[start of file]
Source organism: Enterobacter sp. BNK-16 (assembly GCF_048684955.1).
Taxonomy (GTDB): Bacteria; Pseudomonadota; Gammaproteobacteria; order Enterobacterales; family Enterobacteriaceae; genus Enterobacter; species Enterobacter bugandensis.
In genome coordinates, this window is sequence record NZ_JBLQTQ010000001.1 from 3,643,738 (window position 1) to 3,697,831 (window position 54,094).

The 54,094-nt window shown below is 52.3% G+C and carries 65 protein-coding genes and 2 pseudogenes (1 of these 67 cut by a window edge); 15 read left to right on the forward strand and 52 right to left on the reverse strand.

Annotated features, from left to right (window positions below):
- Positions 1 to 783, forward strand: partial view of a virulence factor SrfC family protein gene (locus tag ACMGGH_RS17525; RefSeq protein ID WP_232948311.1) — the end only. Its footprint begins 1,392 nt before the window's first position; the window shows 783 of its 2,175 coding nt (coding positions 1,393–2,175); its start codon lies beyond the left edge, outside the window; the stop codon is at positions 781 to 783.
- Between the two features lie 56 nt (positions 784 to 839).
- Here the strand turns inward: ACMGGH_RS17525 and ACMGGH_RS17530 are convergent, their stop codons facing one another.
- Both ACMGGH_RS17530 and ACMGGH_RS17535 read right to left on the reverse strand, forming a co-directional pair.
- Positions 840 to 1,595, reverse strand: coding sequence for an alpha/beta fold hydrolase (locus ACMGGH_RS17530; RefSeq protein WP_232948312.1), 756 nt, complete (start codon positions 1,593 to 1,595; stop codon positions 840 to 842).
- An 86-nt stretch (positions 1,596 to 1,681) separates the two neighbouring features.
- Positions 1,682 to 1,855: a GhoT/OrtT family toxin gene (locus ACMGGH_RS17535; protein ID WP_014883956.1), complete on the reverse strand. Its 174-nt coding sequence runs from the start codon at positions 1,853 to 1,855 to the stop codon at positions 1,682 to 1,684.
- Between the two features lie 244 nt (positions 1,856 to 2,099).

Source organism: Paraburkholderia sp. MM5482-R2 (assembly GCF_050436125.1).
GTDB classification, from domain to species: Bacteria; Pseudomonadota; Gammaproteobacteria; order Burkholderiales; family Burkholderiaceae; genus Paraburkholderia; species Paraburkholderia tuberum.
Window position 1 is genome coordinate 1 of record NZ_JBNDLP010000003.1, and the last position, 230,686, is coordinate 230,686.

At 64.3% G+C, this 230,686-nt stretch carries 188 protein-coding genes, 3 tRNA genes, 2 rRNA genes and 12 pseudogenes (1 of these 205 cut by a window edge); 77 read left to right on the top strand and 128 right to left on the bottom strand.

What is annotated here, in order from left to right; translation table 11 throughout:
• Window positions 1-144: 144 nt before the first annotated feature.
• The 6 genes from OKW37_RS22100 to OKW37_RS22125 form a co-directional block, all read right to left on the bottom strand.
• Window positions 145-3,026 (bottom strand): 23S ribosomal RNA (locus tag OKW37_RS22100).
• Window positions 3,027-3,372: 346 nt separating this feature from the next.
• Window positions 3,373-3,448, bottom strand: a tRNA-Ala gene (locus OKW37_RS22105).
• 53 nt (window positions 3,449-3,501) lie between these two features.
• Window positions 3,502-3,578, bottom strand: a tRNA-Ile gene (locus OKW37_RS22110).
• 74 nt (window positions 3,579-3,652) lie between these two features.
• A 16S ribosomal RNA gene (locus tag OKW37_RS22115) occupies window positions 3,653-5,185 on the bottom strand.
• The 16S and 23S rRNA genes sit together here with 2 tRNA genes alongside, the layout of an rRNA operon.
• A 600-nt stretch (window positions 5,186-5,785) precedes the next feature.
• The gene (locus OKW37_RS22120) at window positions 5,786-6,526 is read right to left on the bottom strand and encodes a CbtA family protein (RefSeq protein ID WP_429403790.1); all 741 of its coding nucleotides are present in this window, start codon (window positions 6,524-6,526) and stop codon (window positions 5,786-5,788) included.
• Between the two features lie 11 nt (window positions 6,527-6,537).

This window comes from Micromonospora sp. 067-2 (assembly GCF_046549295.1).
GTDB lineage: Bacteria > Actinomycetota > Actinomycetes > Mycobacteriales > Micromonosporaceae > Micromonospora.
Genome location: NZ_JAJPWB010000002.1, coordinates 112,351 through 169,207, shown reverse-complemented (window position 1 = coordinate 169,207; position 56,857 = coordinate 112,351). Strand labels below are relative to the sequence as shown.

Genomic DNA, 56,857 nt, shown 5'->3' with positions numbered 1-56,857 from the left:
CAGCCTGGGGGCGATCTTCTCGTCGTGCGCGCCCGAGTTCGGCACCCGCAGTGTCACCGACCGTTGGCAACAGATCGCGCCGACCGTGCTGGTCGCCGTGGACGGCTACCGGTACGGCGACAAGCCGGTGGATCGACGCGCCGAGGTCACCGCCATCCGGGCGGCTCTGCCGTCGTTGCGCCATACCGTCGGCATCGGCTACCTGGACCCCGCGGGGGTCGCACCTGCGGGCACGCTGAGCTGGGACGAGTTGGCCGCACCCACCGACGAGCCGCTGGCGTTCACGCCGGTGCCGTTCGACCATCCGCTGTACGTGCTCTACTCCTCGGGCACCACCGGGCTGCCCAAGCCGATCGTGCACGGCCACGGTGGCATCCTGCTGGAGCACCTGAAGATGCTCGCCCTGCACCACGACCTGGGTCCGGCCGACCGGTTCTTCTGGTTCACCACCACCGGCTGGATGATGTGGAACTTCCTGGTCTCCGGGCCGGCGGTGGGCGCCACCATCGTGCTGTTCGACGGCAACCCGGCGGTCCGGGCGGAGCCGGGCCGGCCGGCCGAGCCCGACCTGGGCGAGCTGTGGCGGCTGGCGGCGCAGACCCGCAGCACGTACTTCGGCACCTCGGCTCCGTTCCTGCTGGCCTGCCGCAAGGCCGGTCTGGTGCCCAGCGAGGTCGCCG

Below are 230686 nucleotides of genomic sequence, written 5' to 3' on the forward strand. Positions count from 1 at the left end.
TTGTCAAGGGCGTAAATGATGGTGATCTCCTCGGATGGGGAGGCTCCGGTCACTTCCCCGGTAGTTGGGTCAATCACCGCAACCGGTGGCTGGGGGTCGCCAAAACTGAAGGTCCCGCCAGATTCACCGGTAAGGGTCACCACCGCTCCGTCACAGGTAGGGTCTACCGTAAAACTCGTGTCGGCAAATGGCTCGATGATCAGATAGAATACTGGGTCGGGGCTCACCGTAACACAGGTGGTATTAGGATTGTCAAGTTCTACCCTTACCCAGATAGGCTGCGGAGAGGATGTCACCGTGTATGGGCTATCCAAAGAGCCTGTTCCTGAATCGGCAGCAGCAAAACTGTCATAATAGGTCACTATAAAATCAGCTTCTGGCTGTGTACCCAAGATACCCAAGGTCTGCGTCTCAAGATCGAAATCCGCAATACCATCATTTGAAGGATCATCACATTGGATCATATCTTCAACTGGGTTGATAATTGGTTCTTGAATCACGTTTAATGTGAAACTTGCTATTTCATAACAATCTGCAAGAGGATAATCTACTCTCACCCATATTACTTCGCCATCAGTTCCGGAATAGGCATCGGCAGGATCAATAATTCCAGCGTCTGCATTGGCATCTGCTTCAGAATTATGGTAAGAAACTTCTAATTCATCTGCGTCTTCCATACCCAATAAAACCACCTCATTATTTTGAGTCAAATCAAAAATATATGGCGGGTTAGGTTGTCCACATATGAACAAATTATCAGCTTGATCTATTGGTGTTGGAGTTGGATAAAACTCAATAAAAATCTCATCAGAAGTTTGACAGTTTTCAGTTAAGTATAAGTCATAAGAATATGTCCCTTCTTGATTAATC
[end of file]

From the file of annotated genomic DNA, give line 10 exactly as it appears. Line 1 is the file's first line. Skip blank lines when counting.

- Positions 840 to 1,595, reverse strand: coding sequence for an alpha/beta fold hydrolase (locus ACMGGH_RS17530; RefSeq protein WP_232948312.1), 756 nt, complete (start codon positions 1,593 to 1,595; stop codon positions 840 to 842).